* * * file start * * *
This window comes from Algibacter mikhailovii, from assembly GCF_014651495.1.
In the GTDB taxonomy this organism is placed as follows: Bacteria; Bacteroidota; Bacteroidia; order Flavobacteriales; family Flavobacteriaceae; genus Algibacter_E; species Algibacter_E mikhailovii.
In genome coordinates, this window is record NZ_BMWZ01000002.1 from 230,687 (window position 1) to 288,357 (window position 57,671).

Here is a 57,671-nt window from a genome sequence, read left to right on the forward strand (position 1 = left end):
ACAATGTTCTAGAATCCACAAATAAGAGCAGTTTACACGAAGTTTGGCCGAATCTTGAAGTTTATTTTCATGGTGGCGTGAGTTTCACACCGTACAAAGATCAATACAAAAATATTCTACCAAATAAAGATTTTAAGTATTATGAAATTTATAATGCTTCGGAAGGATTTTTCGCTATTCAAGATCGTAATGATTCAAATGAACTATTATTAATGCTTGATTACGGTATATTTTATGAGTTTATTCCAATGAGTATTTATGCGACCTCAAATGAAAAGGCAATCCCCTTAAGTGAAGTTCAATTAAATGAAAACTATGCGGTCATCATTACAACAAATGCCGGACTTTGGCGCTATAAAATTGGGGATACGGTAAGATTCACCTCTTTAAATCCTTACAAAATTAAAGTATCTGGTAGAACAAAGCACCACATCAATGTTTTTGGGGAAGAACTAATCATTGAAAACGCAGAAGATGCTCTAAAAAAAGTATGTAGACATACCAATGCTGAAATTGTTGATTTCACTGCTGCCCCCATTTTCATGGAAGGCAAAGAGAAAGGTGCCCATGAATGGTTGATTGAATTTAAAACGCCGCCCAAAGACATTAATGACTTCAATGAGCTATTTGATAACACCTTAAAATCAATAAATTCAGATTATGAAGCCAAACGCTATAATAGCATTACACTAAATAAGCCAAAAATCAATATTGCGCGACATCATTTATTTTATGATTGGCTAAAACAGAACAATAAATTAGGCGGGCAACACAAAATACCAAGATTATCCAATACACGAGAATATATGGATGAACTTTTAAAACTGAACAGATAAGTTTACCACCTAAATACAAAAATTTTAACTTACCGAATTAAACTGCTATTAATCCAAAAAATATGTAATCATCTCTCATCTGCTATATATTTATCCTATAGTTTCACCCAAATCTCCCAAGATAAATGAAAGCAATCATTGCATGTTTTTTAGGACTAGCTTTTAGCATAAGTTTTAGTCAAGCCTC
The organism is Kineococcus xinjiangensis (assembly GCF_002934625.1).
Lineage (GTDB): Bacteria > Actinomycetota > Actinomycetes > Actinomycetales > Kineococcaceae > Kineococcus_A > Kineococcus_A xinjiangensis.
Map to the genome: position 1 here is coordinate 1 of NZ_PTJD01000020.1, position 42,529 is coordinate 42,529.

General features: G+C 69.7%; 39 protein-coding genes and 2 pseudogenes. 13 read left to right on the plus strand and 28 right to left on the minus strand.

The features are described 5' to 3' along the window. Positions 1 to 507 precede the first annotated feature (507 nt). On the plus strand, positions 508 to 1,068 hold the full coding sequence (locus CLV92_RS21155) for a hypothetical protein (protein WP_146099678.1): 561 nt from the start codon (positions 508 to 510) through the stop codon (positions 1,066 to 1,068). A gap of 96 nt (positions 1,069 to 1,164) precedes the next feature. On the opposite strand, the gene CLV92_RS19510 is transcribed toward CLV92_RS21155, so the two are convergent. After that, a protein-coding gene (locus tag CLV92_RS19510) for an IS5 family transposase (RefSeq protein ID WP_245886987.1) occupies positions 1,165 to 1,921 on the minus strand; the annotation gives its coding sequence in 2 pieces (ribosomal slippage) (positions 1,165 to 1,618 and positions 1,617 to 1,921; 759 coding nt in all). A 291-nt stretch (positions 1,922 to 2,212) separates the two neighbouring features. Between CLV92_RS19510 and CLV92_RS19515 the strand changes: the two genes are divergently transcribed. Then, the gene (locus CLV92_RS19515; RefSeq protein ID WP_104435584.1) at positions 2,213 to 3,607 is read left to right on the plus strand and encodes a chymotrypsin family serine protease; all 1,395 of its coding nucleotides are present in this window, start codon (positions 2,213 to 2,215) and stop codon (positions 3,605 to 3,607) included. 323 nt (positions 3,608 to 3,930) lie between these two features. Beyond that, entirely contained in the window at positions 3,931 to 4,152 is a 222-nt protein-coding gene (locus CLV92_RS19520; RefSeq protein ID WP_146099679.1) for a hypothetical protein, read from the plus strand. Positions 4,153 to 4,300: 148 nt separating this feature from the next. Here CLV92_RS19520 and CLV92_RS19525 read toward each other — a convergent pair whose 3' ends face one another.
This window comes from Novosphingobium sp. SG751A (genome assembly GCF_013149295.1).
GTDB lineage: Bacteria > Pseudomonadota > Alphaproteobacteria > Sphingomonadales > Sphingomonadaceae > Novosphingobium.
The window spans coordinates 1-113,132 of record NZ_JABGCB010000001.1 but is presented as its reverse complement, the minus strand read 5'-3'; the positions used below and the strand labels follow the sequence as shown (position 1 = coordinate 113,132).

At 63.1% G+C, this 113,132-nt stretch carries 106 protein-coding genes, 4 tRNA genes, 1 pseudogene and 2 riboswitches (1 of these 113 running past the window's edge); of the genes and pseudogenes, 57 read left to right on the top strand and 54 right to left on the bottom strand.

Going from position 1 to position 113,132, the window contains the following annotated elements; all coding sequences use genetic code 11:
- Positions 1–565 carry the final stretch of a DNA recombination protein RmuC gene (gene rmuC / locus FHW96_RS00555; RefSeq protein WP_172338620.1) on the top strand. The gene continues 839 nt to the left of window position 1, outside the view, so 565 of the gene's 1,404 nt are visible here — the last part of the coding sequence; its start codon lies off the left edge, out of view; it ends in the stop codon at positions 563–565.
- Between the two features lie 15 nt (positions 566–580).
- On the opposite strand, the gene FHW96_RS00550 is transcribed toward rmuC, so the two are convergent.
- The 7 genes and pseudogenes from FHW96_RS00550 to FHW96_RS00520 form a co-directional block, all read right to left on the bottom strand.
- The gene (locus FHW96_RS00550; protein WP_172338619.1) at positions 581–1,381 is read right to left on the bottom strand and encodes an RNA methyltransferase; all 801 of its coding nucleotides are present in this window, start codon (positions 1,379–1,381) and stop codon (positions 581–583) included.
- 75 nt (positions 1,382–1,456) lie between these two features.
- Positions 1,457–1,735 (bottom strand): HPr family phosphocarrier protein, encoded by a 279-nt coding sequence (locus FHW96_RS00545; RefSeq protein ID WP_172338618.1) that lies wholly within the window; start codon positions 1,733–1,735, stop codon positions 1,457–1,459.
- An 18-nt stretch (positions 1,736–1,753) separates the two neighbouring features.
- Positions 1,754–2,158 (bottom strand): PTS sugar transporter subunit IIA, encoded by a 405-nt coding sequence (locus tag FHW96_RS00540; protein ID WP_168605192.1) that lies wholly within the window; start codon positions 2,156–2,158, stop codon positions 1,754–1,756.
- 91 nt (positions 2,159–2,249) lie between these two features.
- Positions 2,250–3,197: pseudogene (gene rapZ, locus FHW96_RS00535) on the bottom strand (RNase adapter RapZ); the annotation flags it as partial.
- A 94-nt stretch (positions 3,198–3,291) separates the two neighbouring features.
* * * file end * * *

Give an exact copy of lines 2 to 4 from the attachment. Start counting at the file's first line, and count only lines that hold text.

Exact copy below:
In the GTDB taxonomy this organism is placed as follows: Bacteria; Bacteroidota; Bacteroidia; order Flavobacteriales; family Flavobacteriaceae; genus Algibacter_E; species Algibacter_E mikhailovii.
In genome coordinates, this window is record NZ_BMWZ01000002.1 from 230,687 (window position 1) to 288,357 (window position 57,671).

Here is a 57,671-nt window from a genome sequence, read left to right on the forward strand (position 1 = left end):